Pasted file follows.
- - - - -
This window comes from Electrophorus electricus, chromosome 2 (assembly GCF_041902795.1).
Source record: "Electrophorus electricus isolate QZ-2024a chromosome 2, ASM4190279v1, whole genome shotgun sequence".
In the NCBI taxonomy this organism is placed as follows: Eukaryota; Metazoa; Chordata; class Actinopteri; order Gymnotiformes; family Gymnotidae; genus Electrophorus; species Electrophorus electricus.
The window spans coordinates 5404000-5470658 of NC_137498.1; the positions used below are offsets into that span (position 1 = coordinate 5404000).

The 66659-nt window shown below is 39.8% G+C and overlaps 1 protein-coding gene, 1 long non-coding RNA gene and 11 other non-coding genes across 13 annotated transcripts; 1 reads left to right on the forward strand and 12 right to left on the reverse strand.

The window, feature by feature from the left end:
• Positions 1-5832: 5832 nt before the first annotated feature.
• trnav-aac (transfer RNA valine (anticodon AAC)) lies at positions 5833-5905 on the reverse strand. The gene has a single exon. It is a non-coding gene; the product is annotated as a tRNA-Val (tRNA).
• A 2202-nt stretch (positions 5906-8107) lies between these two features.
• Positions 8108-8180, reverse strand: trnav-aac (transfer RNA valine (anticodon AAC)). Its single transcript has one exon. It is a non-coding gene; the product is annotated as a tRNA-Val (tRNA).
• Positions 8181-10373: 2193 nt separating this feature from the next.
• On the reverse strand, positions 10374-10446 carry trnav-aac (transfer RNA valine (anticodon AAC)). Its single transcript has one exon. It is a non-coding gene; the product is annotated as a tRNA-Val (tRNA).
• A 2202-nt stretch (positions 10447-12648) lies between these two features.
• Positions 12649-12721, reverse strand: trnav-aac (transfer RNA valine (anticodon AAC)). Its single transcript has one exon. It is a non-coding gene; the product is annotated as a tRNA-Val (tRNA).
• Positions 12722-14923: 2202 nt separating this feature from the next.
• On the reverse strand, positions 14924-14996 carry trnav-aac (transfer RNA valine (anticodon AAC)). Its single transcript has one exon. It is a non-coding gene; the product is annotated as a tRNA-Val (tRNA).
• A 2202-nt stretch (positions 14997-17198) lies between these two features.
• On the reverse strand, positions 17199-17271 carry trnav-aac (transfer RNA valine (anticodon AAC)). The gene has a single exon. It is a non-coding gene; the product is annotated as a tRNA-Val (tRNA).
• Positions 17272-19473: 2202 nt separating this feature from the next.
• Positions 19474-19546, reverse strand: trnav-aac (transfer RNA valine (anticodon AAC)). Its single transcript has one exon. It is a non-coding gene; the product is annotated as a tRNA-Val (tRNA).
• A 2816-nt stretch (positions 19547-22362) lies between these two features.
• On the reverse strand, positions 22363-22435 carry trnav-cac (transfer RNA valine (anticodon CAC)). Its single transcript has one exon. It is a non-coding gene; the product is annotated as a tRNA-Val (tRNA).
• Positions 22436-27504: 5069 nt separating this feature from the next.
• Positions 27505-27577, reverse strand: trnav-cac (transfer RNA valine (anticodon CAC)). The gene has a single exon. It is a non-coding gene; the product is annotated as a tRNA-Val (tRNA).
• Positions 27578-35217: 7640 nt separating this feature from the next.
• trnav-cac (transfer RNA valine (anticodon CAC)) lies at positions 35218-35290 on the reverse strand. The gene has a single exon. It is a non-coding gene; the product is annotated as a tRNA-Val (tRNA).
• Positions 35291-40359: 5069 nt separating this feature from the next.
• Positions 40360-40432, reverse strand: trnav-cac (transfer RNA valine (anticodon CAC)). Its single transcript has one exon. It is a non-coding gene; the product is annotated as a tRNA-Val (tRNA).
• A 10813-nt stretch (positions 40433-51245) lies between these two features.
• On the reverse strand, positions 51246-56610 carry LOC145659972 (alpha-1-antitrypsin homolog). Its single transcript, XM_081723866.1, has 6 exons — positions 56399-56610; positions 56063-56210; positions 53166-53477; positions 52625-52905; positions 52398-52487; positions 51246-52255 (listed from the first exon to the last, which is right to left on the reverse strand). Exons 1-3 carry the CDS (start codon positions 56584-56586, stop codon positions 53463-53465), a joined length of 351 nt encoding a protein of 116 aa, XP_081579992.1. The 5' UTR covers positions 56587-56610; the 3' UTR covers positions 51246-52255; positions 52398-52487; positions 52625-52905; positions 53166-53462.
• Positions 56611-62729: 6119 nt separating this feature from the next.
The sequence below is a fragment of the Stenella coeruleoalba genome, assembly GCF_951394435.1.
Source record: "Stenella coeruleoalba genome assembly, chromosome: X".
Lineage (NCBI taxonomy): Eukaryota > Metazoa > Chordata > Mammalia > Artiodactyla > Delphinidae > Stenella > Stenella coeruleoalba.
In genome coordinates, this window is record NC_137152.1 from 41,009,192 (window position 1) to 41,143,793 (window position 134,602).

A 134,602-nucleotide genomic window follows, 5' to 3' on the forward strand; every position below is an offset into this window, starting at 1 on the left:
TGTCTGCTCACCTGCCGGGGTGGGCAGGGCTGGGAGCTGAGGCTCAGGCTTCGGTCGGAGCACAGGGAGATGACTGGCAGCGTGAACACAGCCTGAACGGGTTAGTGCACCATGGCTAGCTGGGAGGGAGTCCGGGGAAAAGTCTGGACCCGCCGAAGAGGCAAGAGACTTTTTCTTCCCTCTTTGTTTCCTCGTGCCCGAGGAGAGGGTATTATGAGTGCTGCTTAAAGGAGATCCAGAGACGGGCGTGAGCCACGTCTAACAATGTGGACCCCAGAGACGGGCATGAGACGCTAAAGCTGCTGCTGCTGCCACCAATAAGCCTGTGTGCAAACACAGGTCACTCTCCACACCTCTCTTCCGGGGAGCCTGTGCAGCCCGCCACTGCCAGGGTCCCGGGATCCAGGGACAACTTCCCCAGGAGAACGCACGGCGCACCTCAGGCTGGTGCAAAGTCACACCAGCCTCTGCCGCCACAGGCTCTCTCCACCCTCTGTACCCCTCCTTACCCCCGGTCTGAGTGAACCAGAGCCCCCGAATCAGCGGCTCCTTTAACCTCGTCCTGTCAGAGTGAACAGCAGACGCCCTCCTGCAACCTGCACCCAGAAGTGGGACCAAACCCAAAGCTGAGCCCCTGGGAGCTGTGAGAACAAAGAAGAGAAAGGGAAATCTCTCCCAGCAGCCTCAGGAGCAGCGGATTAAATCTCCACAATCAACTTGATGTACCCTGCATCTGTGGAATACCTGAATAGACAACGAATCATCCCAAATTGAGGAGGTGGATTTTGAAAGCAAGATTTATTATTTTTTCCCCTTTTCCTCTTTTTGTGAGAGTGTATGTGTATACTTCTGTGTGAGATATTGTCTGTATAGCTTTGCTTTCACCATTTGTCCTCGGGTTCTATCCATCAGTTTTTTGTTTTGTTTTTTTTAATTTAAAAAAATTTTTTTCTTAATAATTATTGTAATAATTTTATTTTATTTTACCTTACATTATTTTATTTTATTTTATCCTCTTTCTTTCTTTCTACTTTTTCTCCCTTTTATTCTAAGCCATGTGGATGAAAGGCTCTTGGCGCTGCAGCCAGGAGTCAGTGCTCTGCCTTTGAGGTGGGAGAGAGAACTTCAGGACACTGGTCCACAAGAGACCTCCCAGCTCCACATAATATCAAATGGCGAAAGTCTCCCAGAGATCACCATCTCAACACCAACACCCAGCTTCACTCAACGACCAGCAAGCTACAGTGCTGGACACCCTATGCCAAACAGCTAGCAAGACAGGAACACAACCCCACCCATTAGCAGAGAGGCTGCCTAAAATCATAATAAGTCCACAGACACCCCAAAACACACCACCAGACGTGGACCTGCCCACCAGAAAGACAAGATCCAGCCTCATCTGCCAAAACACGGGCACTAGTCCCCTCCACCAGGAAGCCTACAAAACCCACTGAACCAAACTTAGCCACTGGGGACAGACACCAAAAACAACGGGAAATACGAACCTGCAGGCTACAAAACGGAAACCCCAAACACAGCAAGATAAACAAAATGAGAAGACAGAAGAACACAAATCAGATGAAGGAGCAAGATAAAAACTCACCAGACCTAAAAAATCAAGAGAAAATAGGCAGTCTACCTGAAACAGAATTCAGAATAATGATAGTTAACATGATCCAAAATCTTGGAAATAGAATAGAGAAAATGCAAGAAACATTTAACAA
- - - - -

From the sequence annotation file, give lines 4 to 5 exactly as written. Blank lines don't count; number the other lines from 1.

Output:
The window spans coordinates 5404000-5470658 of NC_137498.1; the positions used below are offsets into that span (position 1 = coordinate 5404000).

The 66659-nt window shown below is 39.8% G+C and overlaps 1 protein-coding gene, 1 long non-coding RNA gene and 11 other non-coding genes across 13 annotated transcripts; 1 reads left to right on the forward strand and 12 right to left on the reverse strand.